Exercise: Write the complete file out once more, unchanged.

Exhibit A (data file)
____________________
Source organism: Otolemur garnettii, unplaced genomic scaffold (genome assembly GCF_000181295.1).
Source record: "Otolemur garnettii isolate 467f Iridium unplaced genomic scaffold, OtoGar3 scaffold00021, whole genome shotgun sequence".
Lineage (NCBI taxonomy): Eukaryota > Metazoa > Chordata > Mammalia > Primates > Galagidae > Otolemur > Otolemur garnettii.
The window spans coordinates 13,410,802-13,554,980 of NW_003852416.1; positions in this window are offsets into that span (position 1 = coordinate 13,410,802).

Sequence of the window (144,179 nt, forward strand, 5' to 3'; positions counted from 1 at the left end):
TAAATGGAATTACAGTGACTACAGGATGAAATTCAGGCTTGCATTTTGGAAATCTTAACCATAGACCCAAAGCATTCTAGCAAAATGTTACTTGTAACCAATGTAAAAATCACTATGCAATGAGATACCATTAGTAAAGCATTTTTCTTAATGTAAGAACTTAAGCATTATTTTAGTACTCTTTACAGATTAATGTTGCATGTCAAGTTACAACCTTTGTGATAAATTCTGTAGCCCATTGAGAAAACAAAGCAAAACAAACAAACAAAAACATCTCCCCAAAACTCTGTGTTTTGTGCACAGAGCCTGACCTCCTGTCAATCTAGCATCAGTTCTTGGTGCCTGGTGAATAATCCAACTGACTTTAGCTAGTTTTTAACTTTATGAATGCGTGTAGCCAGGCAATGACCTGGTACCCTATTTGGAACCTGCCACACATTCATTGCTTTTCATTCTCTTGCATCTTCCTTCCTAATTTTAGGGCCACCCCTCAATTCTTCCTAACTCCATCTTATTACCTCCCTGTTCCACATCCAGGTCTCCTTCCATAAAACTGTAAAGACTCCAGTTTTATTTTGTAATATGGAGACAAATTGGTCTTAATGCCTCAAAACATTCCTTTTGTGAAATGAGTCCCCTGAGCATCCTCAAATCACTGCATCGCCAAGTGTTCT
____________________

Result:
Source organism: Otolemur garnettii, unplaced genomic scaffold (genome assembly GCF_000181295.1).
Source record: "Otolemur garnettii isolate 467f Iridium unplaced genomic scaffold, OtoGar3 scaffold00021, whole genome shotgun sequence".
Lineage (NCBI taxonomy): Eukaryota > Metazoa > Chordata > Mammalia > Primates > Galagidae > Otolemur > Otolemur garnettii.
The window spans coordinates 13,410,802-13,554,980 of NW_003852416.1; positions in this window are offsets into that span (position 1 = coordinate 13,410,802).

Sequence of the window (144,179 nt, forward strand, 5' to 3'; positions counted from 1 at the left end):
TAAATGGAATTACAGTGACTACAGGATGAAATTCAGGCTTGCATTTTGGAAATCTTAACCATAGACCCAAAGCATTCTAGCAAAATGTTACTTGTAACCAATGTAAAAATCACTATGCAATGAGATACCATTAGTAAAGCATTTTTCTTAATGTAAGAACTTAAGCATTATTTTAGTACTCTTTACAGATTAATGTTGCATGTCAAGTTACAACCTTTGTGATAAATTCTGTAGCCCATTGAGAAAACAAAGCAAAACAAACAAACAAAAACATCTCCCCAAAACTCTGTGTTTTGTGCACAGAGCCTGACCTCCTGTCAATCTAGCATCAGTTCTTGGTGCCTGGTGAATAATCCAACTGACTTTAGCTAGTTTTTAACTTTATGAATGCGTGTAGCCAGGCAATGACCTGGTACCCTATTTGGAACCTGCCACACATTCATTGCTTTTCATTCTCTTGCATCTTCCTTCCTAATTTTAGGGCCACCCCTCAATTCTTCCTAACTCCATCTTATTACCTCCCTGTTCCACATCCAGGTCTCCTTCCATAAAACTGTAAAGACTCCAGTTTTATTTTGTAATATGGAGACAAATTGGTCTTAATGCCTCAAAACATTCCTTTTGTGAAATGAGTCCCCTGAGCATCCTCAAATCACTGCATCGCCAAGTGTTCT